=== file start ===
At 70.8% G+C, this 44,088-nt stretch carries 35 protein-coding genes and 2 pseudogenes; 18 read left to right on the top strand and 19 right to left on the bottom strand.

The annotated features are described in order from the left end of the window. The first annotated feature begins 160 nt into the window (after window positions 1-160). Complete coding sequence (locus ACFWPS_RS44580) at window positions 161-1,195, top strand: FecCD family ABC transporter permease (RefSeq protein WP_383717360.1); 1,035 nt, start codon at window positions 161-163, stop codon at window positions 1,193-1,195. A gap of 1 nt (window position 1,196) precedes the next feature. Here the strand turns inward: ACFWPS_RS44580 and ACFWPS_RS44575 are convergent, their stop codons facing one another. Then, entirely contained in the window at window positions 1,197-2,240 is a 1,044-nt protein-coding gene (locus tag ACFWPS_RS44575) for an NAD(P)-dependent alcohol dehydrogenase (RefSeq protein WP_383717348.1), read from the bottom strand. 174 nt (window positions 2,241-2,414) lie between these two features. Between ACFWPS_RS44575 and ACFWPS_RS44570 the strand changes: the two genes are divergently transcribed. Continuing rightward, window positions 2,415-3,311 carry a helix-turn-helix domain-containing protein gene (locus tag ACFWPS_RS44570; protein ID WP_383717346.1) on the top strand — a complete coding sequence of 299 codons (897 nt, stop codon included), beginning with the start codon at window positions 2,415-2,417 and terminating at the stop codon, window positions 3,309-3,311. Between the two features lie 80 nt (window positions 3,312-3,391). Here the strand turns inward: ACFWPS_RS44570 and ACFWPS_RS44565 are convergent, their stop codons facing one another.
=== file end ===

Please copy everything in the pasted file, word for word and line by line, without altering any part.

At 70.8% G+C, this 44,088-nt stretch carries 35 protein-coding genes and 2 pseudogenes; 18 read left to right on the top strand and 19 right to left on the bottom strand.

The annotated features are described in order from the left end of the window. The first annotated feature begins 160 nt into the window (after window positions 1-160). Complete coding sequence (locus ACFWPS_RS44580) at window positions 161-1,195, top strand: FecCD family ABC transporter permease (RefSeq protein WP_383717360.1); 1,035 nt, start codon at window positions 161-163, stop codon at window positions 1,193-1,195. A gap of 1 nt (window position 1,196) precedes the next feature. Here the strand turns inward: ACFWPS_RS44580 and ACFWPS_RS44575 are convergent, their stop codons facing one another. Then, entirely contained in the window at window positions 1,197-2,240 is a 1,044-nt protein-coding gene (locus tag ACFWPS_RS44575) for an NAD(P)-dependent alcohol dehydrogenase (RefSeq protein WP_383717348.1), read from the bottom strand. 174 nt (window positions 2,241-2,414) lie between these two features. Between ACFWPS_RS44575 and ACFWPS_RS44570 the strand changes: the two genes are divergently transcribed. Continuing rightward, window positions 2,415-3,311 carry a helix-turn-helix domain-containing protein gene (locus tag ACFWPS_RS44570; protein ID WP_383717346.1) on the top strand — a complete coding sequence of 299 codons (897 nt, stop codon included), beginning with the start codon at window positions 2,415-2,417 and terminating at the stop codon, window positions 3,309-3,311. Between the two features lie 80 nt (window positions 3,312-3,391). Here the strand turns inward: ACFWPS_RS44570 and ACFWPS_RS44565 are convergent, their stop codons facing one another.